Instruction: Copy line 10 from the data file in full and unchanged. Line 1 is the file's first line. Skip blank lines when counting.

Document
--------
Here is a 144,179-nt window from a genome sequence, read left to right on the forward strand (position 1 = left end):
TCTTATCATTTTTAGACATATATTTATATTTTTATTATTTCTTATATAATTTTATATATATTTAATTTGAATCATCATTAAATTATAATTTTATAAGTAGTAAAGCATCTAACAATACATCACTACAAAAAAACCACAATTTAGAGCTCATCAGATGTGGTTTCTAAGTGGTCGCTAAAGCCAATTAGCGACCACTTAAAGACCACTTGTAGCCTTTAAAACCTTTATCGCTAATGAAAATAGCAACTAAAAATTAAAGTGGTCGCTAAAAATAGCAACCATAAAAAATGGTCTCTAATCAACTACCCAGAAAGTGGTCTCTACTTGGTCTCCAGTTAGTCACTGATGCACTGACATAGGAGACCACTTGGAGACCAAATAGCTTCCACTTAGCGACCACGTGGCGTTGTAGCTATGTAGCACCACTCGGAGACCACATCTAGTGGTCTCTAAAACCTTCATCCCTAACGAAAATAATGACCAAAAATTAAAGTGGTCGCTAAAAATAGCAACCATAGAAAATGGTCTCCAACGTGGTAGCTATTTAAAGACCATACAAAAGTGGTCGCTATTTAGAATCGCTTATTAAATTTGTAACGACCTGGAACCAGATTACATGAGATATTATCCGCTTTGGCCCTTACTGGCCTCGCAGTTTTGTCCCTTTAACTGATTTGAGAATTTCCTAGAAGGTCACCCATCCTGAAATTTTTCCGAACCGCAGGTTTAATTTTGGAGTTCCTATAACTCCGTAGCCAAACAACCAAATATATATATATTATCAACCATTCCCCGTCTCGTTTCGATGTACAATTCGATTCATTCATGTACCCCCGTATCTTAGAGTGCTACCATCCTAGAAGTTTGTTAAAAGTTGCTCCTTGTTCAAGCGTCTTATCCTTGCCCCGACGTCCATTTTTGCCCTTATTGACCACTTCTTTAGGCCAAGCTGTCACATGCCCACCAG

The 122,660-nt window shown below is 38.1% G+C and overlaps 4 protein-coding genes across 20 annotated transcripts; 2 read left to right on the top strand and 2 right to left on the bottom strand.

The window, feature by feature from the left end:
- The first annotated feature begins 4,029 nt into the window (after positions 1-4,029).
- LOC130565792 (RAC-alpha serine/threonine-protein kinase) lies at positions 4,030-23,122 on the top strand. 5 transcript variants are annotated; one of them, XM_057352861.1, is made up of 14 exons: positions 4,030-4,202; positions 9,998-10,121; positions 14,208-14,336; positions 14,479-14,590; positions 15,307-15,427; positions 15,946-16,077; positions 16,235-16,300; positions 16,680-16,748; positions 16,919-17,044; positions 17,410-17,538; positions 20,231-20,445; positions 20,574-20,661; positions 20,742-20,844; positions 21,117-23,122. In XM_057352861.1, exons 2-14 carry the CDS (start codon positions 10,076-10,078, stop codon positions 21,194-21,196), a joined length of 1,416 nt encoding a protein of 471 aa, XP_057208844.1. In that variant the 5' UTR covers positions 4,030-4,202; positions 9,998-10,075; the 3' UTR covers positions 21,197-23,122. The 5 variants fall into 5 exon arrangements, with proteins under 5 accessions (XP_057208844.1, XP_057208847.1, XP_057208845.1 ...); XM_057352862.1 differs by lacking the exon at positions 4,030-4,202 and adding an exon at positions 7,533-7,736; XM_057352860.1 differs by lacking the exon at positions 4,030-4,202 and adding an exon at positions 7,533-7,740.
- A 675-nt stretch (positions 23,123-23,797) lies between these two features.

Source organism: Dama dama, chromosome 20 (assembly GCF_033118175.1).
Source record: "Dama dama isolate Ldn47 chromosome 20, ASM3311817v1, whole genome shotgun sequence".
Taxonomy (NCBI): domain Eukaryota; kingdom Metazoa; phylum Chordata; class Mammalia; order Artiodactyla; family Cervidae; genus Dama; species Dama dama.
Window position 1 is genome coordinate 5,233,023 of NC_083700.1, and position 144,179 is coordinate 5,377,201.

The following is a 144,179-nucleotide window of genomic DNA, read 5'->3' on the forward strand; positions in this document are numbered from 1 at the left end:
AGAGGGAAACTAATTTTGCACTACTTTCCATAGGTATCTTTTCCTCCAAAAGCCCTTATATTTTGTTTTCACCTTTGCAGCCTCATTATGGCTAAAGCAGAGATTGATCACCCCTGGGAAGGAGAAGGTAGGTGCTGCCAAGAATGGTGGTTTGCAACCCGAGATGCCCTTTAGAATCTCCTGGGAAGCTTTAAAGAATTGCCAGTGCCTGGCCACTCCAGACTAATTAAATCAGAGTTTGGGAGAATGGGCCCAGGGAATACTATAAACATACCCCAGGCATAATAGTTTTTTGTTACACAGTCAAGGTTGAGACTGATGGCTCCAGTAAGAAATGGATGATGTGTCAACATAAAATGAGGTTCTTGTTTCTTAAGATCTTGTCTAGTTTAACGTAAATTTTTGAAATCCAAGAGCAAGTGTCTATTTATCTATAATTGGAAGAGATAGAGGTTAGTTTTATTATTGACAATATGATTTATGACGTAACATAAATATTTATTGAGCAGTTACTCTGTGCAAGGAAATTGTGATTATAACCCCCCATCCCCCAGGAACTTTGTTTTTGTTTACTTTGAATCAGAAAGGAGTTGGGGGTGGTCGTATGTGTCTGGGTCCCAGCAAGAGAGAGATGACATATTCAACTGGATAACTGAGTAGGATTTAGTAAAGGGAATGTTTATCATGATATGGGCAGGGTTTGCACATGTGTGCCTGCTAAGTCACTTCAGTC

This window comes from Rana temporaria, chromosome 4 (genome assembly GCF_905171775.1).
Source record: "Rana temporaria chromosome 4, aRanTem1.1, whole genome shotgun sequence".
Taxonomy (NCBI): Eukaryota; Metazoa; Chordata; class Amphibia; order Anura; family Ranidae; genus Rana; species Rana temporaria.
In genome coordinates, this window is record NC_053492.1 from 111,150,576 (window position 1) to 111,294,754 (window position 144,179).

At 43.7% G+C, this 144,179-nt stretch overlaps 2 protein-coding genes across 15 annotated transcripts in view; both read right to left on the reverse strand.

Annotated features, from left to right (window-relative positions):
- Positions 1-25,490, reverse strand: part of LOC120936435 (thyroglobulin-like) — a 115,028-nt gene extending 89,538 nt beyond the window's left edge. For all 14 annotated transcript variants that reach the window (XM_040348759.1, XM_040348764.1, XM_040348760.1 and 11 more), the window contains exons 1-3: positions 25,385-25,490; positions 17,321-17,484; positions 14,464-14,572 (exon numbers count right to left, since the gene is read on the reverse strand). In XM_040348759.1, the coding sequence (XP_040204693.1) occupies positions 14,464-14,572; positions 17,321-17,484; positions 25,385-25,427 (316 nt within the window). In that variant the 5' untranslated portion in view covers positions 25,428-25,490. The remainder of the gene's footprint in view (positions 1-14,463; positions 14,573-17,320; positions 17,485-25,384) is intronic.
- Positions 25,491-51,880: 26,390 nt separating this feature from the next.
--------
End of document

Taxonomy (NCBI): domain Eukaryota; kingdom Metazoa; phylum Chordata; class Mammalia; order Artiodactyla; family Cervidae; genus Dama; species Dama dama.